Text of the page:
Templeton, Iowa was known as a hotspot for rye whiskey…
One look at the bottle of Professor Cornelius Ampleforth’s Bathtub Gin Navy Strength and you’re going to want to order it. This is actually true of all of the Professor’s products, as they are wrapped in brown paper and sealed with twine and wax. It looks like a bottle of some sort of old West snakeoil bounced off a covered wagon and landed in your lap – and, fortunately, it tastes absolutely nothing like that. The original Bathtub Gin is made by cold-compounding botanicals into a very high quality spirit. Made in ultra-small batches and continuously taste-tested, this method clearly produces a very clean spirit that is loaded with flavor. The regular Bathtub gin is award winning, and the Navy Strength version is just as highly praised – if not moreso.
Navy strength spirits are bottled at 57% ABV, a significantly higher proof than your average spirit even when compared to other gins, which are often bottled at 45% ABV. Your instinct might tell you that a high AVB spirit can taste very “strong,” and while this is true, it also means that it can carry flavors a lot more clearly than some lower proof spirits. You will pick up the extra alcohol on the nose, but that comes with a bright citrus and hint of spice, both of which are surprisingly clear. The gin is incredibly smooth, with a complex flavor that that has plenty of citrus, juniper, cinnamon and clove. You’ll notice how pronounced the botanicals seem compared to some other gins, where the juniper either dominates the other flavors or the flavors simply become muddled together. It is full bodied and will coat your mouth, which results in a very long, spicy and – again – very, very smooth finish that lasts as long as you’ll let it.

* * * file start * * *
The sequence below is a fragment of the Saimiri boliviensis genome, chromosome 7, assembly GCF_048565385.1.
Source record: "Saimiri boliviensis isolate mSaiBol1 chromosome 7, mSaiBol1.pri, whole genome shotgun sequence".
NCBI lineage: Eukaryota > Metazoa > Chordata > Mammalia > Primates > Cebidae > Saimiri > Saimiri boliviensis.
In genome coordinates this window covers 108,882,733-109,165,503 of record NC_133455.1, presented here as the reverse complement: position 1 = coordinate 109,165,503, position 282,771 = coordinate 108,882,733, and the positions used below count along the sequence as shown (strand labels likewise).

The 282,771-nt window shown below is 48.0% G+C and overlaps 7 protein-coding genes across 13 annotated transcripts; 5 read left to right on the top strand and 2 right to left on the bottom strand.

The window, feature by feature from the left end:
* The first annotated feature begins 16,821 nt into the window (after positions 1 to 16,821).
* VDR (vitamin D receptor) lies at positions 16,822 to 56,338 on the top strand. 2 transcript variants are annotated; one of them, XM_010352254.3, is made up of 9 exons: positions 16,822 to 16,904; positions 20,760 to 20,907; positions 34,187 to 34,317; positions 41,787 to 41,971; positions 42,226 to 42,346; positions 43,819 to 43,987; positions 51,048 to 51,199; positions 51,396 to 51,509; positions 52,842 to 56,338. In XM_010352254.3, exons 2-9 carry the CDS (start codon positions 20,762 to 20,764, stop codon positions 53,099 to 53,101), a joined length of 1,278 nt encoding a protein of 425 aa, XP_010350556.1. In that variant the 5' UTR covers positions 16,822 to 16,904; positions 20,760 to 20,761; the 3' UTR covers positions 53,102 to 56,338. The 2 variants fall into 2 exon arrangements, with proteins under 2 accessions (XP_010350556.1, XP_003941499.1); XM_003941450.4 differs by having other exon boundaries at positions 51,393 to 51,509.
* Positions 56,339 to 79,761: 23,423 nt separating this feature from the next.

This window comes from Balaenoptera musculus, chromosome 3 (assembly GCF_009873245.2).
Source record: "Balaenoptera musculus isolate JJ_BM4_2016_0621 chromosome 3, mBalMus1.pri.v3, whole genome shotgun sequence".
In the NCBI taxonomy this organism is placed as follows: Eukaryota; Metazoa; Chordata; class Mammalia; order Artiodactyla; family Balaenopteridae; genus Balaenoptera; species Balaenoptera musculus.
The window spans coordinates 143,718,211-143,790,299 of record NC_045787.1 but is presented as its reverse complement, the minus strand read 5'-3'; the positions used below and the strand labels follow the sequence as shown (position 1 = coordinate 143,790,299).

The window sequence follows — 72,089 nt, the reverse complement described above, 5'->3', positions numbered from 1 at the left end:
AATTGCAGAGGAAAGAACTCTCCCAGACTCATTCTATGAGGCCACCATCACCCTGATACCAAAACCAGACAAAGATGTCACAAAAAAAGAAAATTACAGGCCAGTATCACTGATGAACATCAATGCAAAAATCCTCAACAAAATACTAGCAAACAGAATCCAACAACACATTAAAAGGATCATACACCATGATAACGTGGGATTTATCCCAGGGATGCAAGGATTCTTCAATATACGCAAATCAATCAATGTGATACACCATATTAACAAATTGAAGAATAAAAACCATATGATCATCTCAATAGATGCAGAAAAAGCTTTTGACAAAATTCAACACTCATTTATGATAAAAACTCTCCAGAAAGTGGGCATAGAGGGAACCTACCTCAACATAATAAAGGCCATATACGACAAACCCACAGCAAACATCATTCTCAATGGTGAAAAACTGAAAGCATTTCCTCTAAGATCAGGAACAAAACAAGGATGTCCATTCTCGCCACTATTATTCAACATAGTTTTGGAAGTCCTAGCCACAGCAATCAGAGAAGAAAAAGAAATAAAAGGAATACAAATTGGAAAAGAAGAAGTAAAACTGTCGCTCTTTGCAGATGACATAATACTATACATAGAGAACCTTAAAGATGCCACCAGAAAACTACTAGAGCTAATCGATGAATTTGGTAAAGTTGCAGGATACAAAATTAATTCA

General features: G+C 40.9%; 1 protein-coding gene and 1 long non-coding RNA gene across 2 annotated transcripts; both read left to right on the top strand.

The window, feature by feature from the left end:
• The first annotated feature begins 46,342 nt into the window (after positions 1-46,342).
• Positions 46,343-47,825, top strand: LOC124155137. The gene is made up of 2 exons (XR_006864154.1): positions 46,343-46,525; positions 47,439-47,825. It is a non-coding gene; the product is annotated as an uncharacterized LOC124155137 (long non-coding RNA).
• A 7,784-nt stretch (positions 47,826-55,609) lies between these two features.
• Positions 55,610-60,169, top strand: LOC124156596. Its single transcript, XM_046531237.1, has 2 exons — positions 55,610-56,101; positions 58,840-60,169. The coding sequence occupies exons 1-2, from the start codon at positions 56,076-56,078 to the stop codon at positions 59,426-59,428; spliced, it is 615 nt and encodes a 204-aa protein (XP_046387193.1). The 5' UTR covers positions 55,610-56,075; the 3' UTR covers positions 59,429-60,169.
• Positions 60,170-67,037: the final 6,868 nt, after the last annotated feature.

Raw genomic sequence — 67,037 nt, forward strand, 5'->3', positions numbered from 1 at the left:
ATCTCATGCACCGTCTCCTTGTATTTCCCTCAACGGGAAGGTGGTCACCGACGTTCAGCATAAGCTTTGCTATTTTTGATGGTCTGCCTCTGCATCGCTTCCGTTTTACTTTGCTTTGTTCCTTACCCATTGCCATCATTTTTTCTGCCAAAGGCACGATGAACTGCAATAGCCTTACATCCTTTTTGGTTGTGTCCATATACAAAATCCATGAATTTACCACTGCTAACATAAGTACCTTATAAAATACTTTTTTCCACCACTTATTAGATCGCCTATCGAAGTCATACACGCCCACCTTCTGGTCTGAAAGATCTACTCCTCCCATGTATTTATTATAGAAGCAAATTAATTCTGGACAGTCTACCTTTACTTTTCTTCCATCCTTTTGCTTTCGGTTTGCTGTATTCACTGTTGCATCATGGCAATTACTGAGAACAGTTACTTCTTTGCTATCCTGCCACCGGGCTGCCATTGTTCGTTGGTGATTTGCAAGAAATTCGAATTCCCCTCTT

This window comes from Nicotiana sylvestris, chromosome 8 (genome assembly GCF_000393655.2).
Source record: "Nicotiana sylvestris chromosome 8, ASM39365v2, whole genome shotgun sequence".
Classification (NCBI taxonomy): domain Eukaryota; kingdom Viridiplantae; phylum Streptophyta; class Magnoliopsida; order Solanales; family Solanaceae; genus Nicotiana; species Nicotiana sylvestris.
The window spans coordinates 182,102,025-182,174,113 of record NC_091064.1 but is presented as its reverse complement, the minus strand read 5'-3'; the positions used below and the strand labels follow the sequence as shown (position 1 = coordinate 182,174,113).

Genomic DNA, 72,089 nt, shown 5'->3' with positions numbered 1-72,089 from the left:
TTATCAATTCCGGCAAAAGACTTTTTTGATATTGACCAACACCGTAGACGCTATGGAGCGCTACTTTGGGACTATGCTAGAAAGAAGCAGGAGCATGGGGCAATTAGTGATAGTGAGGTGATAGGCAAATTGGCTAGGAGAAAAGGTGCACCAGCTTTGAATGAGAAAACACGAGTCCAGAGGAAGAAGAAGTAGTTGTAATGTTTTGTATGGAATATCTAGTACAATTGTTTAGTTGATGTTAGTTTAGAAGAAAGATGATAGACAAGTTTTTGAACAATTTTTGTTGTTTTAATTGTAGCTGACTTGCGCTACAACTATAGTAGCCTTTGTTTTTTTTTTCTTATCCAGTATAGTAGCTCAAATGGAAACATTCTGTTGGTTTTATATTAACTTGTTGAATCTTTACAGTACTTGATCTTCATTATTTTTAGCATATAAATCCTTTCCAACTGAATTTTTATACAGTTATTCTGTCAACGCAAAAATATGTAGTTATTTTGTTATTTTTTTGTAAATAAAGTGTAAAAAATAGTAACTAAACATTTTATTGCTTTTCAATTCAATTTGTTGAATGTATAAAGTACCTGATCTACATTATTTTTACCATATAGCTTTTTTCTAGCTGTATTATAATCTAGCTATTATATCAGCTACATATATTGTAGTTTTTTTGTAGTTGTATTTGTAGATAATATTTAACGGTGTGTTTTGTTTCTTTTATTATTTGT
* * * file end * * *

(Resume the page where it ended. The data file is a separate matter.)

Worth another round? Absolutely. This is a world class gin and it tastes fantastic. It’s almost unbelievable that a gin could be so smooth even though it is navy strength, and you really pick up the complex botanicals and subtle creaminess with each sip. I drink it neat or with a touch of ice. It is full bodied enough to improve any cocktail you could think of, but this isn’t a spirit that I like to mix when I have a bottle around. It is produced in England and can be difficult to find stateside (unless your local liquor store is extremely well-stocked with gin), and I highly recommend ordering it if you see it in a bar.